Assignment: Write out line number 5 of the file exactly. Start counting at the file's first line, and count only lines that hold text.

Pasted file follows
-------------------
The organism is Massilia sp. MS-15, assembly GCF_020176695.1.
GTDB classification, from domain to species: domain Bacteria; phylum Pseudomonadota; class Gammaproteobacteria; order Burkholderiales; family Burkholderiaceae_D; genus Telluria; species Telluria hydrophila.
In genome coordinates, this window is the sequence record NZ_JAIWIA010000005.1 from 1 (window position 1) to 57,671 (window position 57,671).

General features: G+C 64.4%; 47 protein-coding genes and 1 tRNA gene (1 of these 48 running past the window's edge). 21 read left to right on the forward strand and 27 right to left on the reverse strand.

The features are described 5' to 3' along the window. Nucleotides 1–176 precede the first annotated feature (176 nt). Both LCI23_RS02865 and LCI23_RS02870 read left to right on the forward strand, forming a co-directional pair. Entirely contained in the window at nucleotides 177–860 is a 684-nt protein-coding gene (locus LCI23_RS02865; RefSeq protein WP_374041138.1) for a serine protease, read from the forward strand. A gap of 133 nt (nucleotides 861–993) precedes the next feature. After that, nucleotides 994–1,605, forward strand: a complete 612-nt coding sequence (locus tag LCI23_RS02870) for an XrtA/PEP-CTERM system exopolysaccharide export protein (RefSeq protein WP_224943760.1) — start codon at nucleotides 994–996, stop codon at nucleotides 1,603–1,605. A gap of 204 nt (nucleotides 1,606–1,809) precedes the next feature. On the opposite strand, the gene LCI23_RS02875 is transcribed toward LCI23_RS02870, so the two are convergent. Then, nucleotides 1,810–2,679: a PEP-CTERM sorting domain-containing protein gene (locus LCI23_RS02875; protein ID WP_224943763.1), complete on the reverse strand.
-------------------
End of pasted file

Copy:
The features are described 5' to 3' along the window. Nucleotides 1–176 precede the first annotated feature (176 nt). Both LCI23_RS02865 and LCI23_RS02870 read left to right on the forward strand, forming a co-directional pair. Entirely contained in the window at nucleotides 177–860 is a 684-nt protein-coding gene (locus LCI23_RS02865; RefSeq protein WP_374041138.1) for a serine protease, read from the forward strand. A gap of 133 nt (nucleotides 861–993) precedes the next feature. After that, nucleotides 994–1,605, forward strand: a complete 612-nt coding sequence (locus tag LCI23_RS02870) for an XrtA/PEP-CTERM system exopolysaccharide export protein (RefSeq protein WP_224943760.1) — start codon at nucleotides 994–996, stop codon at nucleotides 1,603–1,605. A gap of 204 nt (nucleotides 1,606–1,809) precedes the next feature. On the opposite strand, the gene LCI23_RS02875 is transcribed toward LCI23_RS02870, so the two are convergent. Then, nucleotides 1,810–2,679: a PEP-CTERM sorting domain-containing protein gene (locus LCI23_RS02875; protein ID WP_224943763.1), complete on the reverse strand.